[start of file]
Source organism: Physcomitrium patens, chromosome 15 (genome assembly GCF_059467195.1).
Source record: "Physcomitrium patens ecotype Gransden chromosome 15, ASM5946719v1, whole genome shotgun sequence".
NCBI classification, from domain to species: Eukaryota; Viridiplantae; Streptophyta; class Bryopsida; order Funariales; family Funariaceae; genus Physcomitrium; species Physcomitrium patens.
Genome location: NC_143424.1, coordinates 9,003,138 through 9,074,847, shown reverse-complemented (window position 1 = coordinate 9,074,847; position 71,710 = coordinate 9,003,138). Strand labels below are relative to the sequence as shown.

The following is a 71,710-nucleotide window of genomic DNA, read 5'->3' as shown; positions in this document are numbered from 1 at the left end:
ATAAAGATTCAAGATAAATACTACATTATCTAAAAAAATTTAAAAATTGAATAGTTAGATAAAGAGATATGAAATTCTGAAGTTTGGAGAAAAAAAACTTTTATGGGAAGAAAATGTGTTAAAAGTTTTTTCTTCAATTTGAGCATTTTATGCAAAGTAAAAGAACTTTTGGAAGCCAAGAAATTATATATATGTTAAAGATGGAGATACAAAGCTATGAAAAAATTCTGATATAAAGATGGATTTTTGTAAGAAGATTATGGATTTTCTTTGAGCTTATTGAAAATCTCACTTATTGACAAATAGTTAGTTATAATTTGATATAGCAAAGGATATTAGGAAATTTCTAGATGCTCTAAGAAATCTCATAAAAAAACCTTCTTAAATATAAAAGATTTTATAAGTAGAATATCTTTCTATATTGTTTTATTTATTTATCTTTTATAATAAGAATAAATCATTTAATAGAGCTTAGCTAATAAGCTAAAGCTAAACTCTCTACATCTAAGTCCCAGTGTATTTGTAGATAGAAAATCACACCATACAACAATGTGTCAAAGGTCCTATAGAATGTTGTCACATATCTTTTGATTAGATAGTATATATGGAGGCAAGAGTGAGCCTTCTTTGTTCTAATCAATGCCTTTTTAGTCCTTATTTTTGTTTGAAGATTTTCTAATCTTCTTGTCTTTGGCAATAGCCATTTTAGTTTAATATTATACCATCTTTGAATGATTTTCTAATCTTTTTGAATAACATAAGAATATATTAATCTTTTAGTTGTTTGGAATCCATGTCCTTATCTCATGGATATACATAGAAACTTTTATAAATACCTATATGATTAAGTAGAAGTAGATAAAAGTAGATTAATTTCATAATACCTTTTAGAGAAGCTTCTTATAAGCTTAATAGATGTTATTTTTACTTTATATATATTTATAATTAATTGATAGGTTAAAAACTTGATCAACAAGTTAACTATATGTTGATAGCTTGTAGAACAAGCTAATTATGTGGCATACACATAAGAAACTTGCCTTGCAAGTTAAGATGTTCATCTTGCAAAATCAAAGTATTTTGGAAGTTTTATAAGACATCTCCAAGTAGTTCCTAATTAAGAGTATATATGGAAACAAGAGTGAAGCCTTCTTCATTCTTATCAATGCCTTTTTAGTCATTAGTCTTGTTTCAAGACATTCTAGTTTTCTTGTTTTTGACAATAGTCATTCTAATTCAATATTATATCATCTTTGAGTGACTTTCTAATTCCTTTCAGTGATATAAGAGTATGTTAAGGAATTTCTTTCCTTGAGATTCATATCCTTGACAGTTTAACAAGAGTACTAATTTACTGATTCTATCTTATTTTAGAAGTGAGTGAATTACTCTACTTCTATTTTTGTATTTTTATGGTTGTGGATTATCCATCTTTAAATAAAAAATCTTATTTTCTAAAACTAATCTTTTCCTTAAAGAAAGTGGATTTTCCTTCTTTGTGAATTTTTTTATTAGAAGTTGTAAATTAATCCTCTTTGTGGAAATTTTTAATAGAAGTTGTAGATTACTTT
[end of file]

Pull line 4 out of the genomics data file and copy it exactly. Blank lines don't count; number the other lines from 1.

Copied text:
Genome location: NC_143424.1, coordinates 9,003,138 through 9,074,847, shown reverse-complemented (window position 1 = coordinate 9,074,847; position 71,710 = coordinate 9,003,138). Strand labels below are relative to the sequence as shown.